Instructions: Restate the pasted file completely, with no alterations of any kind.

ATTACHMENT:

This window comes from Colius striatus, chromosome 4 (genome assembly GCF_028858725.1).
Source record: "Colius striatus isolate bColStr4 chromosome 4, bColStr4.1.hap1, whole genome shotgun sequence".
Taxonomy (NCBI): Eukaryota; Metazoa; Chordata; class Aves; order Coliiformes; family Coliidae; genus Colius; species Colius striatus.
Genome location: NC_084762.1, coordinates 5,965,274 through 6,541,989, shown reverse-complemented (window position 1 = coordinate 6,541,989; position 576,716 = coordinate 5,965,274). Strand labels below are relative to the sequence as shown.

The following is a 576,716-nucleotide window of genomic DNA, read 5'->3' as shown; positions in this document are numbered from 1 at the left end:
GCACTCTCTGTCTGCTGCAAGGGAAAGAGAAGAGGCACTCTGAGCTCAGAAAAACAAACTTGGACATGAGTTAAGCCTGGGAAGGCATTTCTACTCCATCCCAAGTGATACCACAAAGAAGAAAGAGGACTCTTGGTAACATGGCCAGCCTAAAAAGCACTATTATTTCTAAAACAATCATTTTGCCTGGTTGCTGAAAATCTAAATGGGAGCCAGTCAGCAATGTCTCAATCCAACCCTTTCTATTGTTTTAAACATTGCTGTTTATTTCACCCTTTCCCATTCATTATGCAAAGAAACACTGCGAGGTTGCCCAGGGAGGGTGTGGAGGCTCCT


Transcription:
This window comes from Colius striatus, chromosome 4 (genome assembly GCF_028858725.1).
Source record: "Colius striatus isolate bColStr4 chromosome 4, bColStr4.1.hap1, whole genome shotgun sequence".
Taxonomy (NCBI): Eukaryota; Metazoa; Chordata; class Aves; order Coliiformes; family Coliidae; genus Colius; species Colius striatus.
Genome location: NC_084762.1, coordinates 5,965,274 through 6,541,989, shown reverse-complemented (window position 1 = coordinate 6,541,989; position 576,716 = coordinate 5,965,274). Strand labels below are relative to the sequence as shown.

The following is a 576,716-nucleotide window of genomic DNA, read 5'->3' as shown; positions in this document are numbered from 1 at the left end:
GCACTCTCTGTCTGCTGCAAGGGAAAGAGAAGAGGCACTCTGAGCTCAGAAAAACAAACTTGGACATGAGTTAAGCCTGGGAAGGCATTTCTACTCCATCCCAAGTGATACCACAAAGAAGAAAGAGGACTCTTGGTAACATGGCCAGCCTAAAAAGCACTATTATTTCTAAAACAATCATTTTGCCTGGTTGCTGAAAATCTAAATGGGAGCCAGTCAGCAATGTCTCAATCCAACCCTTTCTATTGTTTTAAACATTGCTGTTTATTTCACCCTTTCCCATTCATTATGCAAAGAAACACTGCGAGGTTGCCCAGGGAGGGTGTGGAGGCTCCT